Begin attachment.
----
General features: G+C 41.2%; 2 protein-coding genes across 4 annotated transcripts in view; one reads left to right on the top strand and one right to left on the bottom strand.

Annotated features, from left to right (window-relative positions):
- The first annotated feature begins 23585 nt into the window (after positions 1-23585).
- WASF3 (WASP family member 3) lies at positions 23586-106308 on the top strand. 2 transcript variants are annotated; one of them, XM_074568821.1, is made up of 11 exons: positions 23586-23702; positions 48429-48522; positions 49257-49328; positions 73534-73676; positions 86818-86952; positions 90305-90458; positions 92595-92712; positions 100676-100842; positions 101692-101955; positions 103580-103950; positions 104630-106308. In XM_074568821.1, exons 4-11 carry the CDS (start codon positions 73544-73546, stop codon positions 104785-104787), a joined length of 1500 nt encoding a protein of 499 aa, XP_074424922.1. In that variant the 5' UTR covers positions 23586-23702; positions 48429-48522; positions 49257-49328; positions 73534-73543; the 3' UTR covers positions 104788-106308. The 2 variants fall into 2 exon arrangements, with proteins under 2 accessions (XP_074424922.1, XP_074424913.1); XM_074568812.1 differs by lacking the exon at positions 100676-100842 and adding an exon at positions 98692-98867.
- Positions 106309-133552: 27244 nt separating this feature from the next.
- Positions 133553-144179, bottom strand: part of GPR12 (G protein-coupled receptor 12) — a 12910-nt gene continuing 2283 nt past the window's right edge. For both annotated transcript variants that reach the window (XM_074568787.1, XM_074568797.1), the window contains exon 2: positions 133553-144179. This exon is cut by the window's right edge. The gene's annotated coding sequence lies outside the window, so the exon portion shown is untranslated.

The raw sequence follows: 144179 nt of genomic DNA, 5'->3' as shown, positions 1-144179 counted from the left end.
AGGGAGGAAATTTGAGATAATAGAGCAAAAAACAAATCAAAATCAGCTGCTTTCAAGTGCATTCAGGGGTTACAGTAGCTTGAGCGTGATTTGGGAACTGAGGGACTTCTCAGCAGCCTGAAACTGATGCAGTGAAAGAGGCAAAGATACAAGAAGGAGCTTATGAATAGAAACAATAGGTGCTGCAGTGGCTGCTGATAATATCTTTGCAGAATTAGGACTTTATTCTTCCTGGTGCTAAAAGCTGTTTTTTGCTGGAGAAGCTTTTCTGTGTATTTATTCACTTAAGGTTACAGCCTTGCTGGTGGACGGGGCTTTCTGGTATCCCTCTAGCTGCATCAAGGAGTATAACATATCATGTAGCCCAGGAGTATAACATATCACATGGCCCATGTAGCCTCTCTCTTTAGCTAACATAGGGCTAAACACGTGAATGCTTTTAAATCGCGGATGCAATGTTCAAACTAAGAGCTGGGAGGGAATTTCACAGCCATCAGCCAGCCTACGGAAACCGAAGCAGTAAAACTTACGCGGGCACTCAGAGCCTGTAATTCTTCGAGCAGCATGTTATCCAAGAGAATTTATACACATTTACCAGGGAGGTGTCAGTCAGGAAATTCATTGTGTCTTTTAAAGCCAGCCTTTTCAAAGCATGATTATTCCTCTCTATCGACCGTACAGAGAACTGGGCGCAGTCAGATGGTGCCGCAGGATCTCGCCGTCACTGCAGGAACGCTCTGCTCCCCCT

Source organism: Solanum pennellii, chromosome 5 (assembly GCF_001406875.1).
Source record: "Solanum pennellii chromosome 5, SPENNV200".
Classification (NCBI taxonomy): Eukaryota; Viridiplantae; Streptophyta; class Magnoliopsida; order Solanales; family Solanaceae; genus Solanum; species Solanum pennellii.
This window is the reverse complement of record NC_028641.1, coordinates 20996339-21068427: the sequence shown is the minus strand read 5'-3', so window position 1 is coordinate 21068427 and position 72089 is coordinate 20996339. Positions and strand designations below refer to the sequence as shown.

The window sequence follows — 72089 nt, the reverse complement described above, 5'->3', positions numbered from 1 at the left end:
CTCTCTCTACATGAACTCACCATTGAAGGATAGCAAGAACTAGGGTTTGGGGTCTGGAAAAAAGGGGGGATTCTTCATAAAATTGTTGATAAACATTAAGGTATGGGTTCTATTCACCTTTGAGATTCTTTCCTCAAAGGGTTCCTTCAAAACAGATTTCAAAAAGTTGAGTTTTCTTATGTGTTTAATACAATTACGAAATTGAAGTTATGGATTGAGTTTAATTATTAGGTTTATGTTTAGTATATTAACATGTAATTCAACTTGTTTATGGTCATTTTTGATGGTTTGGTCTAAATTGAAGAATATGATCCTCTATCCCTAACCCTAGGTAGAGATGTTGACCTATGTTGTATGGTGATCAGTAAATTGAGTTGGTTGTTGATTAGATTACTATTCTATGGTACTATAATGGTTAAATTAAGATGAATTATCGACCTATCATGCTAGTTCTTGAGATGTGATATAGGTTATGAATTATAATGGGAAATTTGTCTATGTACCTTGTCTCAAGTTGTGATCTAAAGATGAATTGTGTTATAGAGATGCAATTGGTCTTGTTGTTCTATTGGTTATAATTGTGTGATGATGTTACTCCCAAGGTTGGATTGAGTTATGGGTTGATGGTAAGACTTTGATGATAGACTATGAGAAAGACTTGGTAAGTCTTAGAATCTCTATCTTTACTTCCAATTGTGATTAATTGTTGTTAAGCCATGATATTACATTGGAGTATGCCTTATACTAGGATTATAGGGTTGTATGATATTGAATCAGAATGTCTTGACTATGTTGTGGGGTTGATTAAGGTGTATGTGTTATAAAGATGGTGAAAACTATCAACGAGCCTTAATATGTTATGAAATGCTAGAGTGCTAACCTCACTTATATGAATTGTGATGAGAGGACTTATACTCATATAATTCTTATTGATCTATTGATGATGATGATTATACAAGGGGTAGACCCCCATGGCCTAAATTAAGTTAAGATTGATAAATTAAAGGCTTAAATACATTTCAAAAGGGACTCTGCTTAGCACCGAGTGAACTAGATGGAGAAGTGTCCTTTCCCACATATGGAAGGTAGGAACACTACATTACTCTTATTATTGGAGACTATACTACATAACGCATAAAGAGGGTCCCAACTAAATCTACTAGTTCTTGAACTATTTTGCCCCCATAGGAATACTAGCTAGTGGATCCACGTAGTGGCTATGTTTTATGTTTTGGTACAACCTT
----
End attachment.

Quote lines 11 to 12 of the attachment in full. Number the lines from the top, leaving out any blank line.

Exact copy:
Classification (NCBI taxonomy): Eukaryota; Viridiplantae; Streptophyta; class Magnoliopsida; order Solanales; family Solanaceae; genus Solanum; species Solanum pennellii.
This window is the reverse complement of record NC_028641.1, coordinates 20996339-21068427: the sequence shown is the minus strand read 5'-3', so window position 1 is coordinate 21068427 and position 72089 is coordinate 20996339. Positions and strand designations below refer to the sequence as shown.